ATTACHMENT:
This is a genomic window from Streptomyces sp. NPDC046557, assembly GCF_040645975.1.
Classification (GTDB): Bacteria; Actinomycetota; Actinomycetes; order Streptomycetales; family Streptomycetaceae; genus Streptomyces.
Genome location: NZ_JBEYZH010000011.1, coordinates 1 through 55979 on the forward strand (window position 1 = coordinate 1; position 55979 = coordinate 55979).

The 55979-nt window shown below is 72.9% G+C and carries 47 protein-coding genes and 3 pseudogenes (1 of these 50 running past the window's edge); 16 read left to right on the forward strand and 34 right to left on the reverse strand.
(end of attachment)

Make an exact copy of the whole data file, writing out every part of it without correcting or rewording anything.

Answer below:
This is a genomic window from Streptomyces sp. NPDC046557, assembly GCF_040645975.1.
Classification (GTDB): Bacteria; Actinomycetota; Actinomycetes; order Streptomycetales; family Streptomycetaceae; genus Streptomyces.
Genome location: NZ_JBEYZH010000011.1, coordinates 1 through 55979 on the forward strand (window position 1 = coordinate 1; position 55979 = coordinate 55979).

The 55979-nt window shown below is 72.9% G+C and carries 47 protein-coding genes and 3 pseudogenes (1 of these 50 running past the window's edge); 16 read left to right on the forward strand and 34 right to left on the reverse strand.